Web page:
Aquatic animals suffer, too. A study conducted by the Captive Animals’ Protection Society concluded that majority of public aquariums studied had animals who showed stereotypical neurotic behavior, such as repeatedly raising their heads above the surface of the water, spinning around an imaginary object, and frequently turning on one side and rubbing along the floor of the tank.
Keeping animals in cages does nothing to foster respect for animals. Study after study, including by the zoo industry itself, has shown that most zoo visitors simply wander around the grounds, pause briefly in front of some displays, and spend their time on snacks and bathroom breaks. One study of visitors to the National Zoo in Washington, D.C., showed that visitors spent less than eight seconds per snake exhibit and only one minute with the lions. Researchers concluded that “people … treat[ed] the exhibits like wallpaper.” In fact, numerous studies have shown that exhibiting animals in unnatural settings may undermine conservation by leaving the public with the idea that a species must not be in jeopardy if the government is being used for display and entertainment.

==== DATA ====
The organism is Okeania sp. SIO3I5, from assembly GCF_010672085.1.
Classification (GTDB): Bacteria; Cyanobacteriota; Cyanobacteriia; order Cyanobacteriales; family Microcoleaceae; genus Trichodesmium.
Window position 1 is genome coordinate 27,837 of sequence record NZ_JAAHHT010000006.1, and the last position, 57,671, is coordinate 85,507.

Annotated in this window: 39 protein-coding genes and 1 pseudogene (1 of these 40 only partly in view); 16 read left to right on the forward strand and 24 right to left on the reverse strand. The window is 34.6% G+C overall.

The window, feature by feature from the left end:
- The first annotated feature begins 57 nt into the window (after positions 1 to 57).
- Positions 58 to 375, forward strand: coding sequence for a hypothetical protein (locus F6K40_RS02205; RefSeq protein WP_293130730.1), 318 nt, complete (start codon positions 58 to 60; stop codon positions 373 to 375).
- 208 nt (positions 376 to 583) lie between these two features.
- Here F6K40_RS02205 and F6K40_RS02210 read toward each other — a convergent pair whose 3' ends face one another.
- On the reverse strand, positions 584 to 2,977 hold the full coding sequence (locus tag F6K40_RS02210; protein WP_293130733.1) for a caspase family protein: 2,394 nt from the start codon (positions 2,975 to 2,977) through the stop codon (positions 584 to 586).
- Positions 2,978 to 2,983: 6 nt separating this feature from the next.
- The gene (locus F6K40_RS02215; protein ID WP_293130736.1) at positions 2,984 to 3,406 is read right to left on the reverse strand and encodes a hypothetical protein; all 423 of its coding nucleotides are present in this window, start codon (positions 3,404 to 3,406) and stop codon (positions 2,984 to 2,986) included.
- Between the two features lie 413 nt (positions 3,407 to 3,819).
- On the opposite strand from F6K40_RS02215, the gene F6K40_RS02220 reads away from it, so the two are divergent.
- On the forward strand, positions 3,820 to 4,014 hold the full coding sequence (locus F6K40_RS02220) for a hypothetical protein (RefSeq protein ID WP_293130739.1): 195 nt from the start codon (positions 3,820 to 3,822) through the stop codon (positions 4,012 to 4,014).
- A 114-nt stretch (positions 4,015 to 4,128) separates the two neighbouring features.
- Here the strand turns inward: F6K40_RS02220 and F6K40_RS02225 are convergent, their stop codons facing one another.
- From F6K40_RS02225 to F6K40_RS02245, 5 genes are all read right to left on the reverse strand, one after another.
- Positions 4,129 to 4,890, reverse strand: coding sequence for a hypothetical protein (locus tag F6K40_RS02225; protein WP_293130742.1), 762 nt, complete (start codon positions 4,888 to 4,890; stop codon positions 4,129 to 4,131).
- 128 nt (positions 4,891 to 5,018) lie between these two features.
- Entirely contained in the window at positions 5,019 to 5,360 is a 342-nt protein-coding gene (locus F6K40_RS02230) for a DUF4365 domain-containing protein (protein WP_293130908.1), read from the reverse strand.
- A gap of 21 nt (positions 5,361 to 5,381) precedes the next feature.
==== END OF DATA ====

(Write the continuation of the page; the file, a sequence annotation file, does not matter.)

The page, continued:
Even a study by the Association of Zoos and Aquariums itself has concluded that claims that zoo exhibits might contribute to conservation “were not substantiated or validated by actual research,” and the U.S. Fish and Wildlife Service has said that it has “sincere doubts” about the conservation benefits from public exhibitions of wildlife and no longer accepts “education” as a basis for issuing Endangered Species Act permits.